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Witchcraft: Exploring the World of Wicca Paperback – August, 1996


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Product Details

  • Paperback: 230 pages
  • Publisher: Baker Books (August 1996)
  • Language: English
  • ISBN-10: 080105382X
  • ISBN-13: 978-0801053825
  • Product Dimensions: 6 x 0.6 x 9.2 inches
  • Shipping Weight: 13 ounces
  • Average Customer Review: 3.2 out of 5 stars  See all reviews (9 customer reviews)
  • Amazon Best Sellers Rank: #2,917,410 in Books (See Top 100 in Books)

More About the Author

Craig S. Hawkins is the founder and president of Apologetics Information Ministry. He has hosted radio call-in and interview programs and cohosted The Bible Answer Man. He teaches apologetics at Simon Greenleaf School of Law in Anaheim, California.

Customer Reviews

3.2 out of 5 stars

Most Helpful Customer Reviews

16 of 20 people found the following review helpful By A Customer on January 10, 1998
Format: Paperback
This book should be on every Pagan's bookshelf. Not only does it clearly and directly state the standard Christian objections to the NeoPagan movement, it can also help Pagans understand more precisely just what the misconceptions commonly held about our religion are, and their historical and philosophical background. NOT just another "occult-buster" this is a first-class reference for any Pagan who ever has to face and answer "hard questions," from Christian neighbors or family members.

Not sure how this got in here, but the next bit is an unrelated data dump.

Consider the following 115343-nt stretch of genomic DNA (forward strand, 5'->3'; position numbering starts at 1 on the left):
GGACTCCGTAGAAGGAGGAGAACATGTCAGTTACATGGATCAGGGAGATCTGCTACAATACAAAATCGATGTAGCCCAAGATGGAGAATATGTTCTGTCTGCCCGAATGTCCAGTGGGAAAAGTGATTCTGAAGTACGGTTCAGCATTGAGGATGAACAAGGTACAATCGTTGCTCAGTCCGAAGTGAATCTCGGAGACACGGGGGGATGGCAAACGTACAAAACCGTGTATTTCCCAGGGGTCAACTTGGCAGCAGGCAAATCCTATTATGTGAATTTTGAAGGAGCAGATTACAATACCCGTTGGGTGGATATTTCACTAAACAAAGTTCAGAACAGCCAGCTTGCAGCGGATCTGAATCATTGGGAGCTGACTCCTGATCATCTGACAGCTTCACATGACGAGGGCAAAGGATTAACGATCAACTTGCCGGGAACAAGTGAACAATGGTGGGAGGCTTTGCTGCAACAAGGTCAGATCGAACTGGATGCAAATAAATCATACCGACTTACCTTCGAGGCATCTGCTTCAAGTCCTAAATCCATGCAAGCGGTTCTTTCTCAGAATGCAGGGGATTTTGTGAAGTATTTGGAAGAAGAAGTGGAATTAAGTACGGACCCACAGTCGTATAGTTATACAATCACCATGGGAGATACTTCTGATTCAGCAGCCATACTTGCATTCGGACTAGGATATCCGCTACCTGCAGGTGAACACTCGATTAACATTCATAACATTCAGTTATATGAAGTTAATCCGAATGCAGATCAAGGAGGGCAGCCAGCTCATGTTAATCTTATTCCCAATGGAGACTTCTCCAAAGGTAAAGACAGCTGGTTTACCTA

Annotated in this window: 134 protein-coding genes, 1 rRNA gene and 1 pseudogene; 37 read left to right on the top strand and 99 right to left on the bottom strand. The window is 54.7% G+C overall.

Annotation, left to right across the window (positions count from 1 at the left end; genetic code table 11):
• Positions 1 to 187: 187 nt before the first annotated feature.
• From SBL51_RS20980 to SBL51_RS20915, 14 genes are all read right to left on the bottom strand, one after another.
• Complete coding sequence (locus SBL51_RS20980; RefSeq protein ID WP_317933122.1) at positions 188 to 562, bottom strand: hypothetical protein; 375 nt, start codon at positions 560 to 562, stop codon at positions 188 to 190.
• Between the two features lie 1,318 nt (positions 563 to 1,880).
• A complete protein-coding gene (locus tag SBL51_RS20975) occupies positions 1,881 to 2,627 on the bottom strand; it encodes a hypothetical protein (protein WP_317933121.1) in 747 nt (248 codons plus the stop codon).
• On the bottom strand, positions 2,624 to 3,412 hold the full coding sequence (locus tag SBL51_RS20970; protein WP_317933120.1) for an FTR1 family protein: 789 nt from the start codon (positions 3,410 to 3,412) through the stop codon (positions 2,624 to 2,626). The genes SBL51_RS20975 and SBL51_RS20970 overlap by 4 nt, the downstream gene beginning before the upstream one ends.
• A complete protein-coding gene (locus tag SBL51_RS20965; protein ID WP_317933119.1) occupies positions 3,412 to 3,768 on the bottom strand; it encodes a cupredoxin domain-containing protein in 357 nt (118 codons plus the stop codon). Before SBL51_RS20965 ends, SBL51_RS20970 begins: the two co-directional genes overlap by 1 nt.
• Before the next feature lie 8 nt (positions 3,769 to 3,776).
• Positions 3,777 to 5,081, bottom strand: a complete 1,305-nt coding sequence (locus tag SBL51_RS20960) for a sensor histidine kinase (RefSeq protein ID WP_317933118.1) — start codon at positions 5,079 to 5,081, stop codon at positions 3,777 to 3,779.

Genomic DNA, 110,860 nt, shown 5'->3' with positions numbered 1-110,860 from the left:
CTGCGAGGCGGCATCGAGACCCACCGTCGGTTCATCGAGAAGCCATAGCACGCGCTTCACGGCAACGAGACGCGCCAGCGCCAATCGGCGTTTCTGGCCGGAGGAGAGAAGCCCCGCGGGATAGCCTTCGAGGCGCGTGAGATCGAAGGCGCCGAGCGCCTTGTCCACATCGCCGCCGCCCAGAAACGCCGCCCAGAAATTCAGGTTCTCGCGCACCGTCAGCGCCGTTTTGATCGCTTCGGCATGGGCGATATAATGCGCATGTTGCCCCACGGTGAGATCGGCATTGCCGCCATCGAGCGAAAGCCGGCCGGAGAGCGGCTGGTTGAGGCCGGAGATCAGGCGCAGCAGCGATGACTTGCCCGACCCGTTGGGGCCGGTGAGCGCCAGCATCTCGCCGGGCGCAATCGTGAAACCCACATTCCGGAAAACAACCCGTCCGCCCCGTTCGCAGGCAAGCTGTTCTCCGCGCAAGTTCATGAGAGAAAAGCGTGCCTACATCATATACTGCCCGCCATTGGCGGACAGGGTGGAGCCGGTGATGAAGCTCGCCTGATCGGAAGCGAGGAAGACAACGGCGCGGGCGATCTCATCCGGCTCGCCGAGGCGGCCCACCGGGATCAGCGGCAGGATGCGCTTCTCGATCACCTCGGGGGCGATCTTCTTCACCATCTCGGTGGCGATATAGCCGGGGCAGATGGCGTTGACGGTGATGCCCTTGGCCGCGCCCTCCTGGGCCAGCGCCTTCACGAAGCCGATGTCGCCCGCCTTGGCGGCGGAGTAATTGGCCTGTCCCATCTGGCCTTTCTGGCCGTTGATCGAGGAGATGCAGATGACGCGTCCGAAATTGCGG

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31 of 41 people found the following review helpful By StalkingGhostBear on September 30, 2002
Format: Paperback
This is a book that all Pagans should read, not because it is insightful or well balanced but because it is necessary for Pagans to understand what Christians think about their religion and the attack on ones religious beliefs Christians will make. I will be the first to say that it is a difficult book to read. Many pagans are either infuriated or amused at the strange notions about our religion the Mr. Hawkins has.
Because Pagans are generally tolerant of other religions we are often blindsided by well intentioned though misinformed individuals who feels the need to change our religion to theirs their religion for their own good. This book provides some small insight into the Christian mind and worldview and offers some hint as to just why Christians use the arguments they use against other religions.
Does Mr. Hawkins provide a clear accurate picture of the Neopagan religion? Well...not really. The description of Wicca is drawn entirely from readings form popular text on the subject. Recognize that popular does not mean either good or accurate. Mr. Hawkins quotes liberally from a number of texts on Wicca, Witchcraft and the New Age but he misses an essential element. While Mr. Hawkins has read extensively it is painfully obvious that he did not actually talk to Witches and Pagans about their religion. If he has had conversations with experienced and educated members of the Neopagan religions he has apparently only made attempts to convert these individuals but not actually to learn from them.